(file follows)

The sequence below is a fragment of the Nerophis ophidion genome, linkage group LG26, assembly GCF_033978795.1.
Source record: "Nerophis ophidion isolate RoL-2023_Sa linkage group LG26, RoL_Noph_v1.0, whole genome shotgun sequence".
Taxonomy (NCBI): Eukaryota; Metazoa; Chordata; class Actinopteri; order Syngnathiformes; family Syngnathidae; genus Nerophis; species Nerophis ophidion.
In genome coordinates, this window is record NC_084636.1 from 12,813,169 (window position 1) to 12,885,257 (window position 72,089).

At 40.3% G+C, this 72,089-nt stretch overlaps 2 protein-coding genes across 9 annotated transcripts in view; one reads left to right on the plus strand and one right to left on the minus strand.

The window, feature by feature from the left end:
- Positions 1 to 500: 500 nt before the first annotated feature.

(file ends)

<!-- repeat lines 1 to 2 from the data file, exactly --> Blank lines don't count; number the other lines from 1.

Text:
The sequence below is a fragment of the Nerophis ophidion genome, linkage group LG26, assembly GCF_033978795.1.
Source record: "Nerophis ophidion isolate RoL-2023_Sa linkage group LG26, RoL_Noph_v1.0, whole genome shotgun sequence".